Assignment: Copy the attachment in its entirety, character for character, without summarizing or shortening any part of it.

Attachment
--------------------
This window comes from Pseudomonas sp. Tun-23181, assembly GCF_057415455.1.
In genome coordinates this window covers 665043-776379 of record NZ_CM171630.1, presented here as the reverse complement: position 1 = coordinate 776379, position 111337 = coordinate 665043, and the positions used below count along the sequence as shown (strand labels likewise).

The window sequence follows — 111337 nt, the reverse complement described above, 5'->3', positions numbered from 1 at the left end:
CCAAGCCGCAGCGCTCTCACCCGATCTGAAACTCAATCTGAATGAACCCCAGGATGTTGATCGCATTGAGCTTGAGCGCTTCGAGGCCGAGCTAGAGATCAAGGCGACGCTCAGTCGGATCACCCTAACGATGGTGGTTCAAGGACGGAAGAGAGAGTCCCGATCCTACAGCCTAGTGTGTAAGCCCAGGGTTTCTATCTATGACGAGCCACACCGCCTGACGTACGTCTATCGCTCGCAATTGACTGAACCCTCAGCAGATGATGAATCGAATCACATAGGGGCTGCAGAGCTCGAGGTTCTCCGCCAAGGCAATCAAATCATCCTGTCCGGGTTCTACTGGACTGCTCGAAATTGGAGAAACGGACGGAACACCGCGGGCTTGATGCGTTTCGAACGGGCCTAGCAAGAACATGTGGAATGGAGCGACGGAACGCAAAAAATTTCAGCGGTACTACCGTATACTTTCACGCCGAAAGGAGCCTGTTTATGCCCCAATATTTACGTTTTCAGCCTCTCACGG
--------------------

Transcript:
This window comes from Pseudomonas sp. Tun-23181, assembly GCF_057415455.1.
In genome coordinates this window covers 665043-776379 of record NZ_CM171630.1, presented here as the reverse complement: position 1 = coordinate 776379, position 111337 = coordinate 665043, and the positions used below count along the sequence as shown (strand labels likewise).

The window sequence follows — 111337 nt, the reverse complement described above, 5'->3', positions numbered from 1 at the left end:
CCAAGCCGCAGCGCTCTCACCCGATCTGAAACTCAATCTGAATGAACCCCAGGATGTTGATCGCATTGAGCTTGAGCGCTTCGAGGCCGAGCTAGAGATCAAGGCGACGCTCAGTCGGATCACCCTAACGATGGTGGTTCAAGGACGGAAGAGAGAGTCCCGATCCTACAGCCTAGTGTGTAAGCCCAGGGTTTCTATCTATGACGAGCCACACCGCCTGACGTACGTCTATCGCTCGCAATTGACTGAACCCTCAGCAGATGATGAATCGAATCACATAGGGGCTGCAGAGCTCGAGGTTCTCCGCCAAGGCAATCAAATCATCCTGTCCGGGTTCTACTGGACTGCTCGAAATTGGAGAAACGGACGGAACACCGCGGGCTTGATGCGTTTCGAACGGGCCTAGCAAGAACATGTGGAATGGAGCGACGGAACGCAAAAAATTTCAGCGGTACTACCGTATACTTTCACGCCGAAAGGAGCCTGTTTATGCCCCAATATTTACGTTTTCAGCCTCTCACGG